Underwater housing - anyone used one?

Started Jan 28, 2013 | Discussions thread
LarsPolarBear
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Re: Underwater housing - anyone used one?
In reply to perthwestaustralia, Jan 28, 2013

perthwestaustralia wrote:

I'm going on a diving trip up to Cairns, and rather than renting an underwater camera, I was thinking of using my IXUS 95 IS and buying an underwater housing.

Has anyone used a canon underwater housing (I think I need the WP-DC29), and are they any good?

Cheers

I have used Canon underwater casings for two different cameras over the past 10 years, the last one was for a G9 and I am currently in the process (waiting for delivery) of buying one for the G1X.  I like the casings, they are a relatively cheap solution and for your camera you would not need an extra macro lens etc.

However, having said that, if you are planning to use an extra strobe (which I am not) I understand that e.g. Ikelite casings (or other more expensive ones) have better ways to attach fiber optical cables for automatic release.  On the G-Series the wheel on the back is operated through the short-cut button, which needs some getting used to, however, I am not sure about your camera.  The lens glass on my casings has never lead to any reflections or distortions of the pictures.  I also never had problems with flooding, as long as you take care of the O-ring and don't store it closed or in great heat or sun, these casing are quite reliable.  However, you need to thoroughly wash the casing after use in salt water to prevent button to get backed-in in a salt crust.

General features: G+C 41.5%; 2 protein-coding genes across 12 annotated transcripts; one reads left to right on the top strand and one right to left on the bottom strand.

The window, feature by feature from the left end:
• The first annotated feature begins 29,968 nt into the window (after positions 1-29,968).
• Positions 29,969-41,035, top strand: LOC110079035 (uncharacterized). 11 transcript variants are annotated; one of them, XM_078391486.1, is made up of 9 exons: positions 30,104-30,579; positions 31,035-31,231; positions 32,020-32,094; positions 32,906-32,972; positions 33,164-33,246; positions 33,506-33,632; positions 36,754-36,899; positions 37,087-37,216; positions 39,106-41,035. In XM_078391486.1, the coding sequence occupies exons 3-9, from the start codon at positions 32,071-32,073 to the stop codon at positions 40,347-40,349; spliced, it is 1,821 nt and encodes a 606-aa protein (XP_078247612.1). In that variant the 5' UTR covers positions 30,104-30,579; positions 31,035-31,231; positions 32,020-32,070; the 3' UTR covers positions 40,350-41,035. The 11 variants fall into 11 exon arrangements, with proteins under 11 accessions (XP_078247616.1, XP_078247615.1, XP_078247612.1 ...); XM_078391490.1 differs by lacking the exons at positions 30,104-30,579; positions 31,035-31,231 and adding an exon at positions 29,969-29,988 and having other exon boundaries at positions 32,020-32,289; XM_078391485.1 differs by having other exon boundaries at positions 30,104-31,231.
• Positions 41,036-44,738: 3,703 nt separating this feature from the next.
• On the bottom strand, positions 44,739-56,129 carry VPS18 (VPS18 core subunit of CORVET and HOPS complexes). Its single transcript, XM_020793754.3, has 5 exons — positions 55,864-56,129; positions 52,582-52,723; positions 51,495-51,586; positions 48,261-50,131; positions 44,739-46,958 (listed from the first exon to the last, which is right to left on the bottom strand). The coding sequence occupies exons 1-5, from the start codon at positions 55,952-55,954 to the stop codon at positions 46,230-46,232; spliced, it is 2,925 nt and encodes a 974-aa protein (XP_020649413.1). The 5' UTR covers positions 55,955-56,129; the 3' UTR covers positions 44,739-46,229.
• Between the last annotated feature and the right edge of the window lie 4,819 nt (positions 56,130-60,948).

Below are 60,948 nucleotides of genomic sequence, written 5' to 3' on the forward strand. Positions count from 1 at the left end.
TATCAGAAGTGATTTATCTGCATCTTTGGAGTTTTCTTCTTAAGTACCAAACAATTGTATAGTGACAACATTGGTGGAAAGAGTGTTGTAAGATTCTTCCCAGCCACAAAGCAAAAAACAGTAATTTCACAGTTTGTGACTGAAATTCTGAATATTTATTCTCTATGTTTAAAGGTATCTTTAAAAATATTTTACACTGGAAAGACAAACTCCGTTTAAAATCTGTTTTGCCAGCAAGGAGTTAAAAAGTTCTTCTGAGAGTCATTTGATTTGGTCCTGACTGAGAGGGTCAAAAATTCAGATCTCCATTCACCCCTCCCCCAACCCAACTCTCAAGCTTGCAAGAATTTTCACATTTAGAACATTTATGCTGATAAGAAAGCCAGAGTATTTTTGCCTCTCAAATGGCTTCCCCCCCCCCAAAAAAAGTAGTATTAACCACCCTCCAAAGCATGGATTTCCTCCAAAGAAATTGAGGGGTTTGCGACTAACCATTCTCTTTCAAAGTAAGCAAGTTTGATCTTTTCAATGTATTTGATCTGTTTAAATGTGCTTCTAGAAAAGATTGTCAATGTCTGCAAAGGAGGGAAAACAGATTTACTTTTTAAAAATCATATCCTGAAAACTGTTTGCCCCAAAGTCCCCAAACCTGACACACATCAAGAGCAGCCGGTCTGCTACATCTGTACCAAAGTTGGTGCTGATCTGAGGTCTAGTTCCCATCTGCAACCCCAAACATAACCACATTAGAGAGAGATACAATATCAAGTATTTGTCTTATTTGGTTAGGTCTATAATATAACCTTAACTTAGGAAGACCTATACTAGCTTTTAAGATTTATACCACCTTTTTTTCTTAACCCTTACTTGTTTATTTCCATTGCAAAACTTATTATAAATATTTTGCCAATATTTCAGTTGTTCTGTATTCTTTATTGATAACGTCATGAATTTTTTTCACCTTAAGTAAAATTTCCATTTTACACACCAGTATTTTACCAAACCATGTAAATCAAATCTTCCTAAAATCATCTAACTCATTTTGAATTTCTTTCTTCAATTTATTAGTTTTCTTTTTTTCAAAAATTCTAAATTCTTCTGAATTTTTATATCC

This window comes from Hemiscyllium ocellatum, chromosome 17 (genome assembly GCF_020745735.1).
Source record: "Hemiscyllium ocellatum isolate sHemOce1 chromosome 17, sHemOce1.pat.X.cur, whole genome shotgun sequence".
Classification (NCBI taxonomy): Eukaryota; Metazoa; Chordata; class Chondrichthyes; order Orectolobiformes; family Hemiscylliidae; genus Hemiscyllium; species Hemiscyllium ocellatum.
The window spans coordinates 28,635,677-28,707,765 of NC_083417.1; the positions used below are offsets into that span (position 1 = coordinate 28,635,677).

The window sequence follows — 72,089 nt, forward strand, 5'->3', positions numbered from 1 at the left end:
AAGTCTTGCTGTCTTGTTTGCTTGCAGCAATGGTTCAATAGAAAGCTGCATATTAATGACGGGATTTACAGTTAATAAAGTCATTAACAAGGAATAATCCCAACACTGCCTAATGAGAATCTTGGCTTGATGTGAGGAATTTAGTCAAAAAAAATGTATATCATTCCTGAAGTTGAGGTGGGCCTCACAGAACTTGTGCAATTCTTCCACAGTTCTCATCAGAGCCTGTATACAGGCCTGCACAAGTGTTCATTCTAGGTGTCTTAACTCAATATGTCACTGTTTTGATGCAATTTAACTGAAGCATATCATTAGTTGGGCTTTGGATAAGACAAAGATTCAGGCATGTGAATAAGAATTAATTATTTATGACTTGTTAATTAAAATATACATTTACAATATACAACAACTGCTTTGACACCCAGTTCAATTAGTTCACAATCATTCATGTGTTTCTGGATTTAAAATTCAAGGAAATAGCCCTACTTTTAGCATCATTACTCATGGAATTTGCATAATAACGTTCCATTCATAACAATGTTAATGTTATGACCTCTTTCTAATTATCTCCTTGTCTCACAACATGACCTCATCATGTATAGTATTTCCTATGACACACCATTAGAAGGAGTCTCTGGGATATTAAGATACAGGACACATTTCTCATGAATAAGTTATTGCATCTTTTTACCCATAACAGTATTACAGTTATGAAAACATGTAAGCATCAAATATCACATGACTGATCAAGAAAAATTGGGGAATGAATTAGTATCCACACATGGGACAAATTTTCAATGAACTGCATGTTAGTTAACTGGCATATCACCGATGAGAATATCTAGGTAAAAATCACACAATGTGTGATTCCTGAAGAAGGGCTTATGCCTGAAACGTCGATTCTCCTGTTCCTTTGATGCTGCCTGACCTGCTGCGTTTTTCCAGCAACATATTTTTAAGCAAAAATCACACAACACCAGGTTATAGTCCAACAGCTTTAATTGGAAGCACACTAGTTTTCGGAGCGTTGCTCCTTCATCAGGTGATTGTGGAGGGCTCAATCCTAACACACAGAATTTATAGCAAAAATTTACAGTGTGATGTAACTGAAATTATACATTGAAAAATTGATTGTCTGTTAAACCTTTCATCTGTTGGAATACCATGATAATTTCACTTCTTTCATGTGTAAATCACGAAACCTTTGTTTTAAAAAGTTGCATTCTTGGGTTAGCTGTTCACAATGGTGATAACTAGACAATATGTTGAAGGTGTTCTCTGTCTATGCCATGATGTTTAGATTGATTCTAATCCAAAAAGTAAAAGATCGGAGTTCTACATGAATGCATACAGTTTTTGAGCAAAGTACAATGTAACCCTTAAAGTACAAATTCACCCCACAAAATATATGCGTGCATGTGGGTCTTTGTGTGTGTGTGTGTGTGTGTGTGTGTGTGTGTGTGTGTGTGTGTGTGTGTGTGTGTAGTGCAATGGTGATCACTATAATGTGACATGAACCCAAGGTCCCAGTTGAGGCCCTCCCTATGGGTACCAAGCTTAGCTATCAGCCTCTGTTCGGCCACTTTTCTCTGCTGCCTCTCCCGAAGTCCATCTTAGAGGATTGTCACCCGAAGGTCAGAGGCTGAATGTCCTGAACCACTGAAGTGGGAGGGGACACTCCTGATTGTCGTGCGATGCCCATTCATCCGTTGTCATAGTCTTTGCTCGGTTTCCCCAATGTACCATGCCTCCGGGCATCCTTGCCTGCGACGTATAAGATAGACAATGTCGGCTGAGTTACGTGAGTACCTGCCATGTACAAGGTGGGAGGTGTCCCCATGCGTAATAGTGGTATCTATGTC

One issue with all casings is always the "fogging-up", especially when diving in tropical environments (e.g. Cairns).  Since the air on land is hot and humid and even if water temperatures are around 28 C at 30m, it will lead to fogging-up if you do not take precautions.  The Panasonic casing of my wife's camera has an extra chamber put the silica (salt) packages to dry the air inside the casing. Canon does not provide for that, but you can get these packages and stuff them somewhere between the casing and camera.  Putting an anti-fog  spray or other product onto the casing's lens glass leads often to spots on the picture. I found an easy way around it is if you have air-conditioning in your hotel room (or boat), cool down the casing within the air stream, and put the camera into the casing and close it while holding it into the air stream of the air-conditioning unit.  Since this air is cold and dry it will reduce the chance of fogging substantially without having to put anything into the casing.

Hope that helps.

Lars

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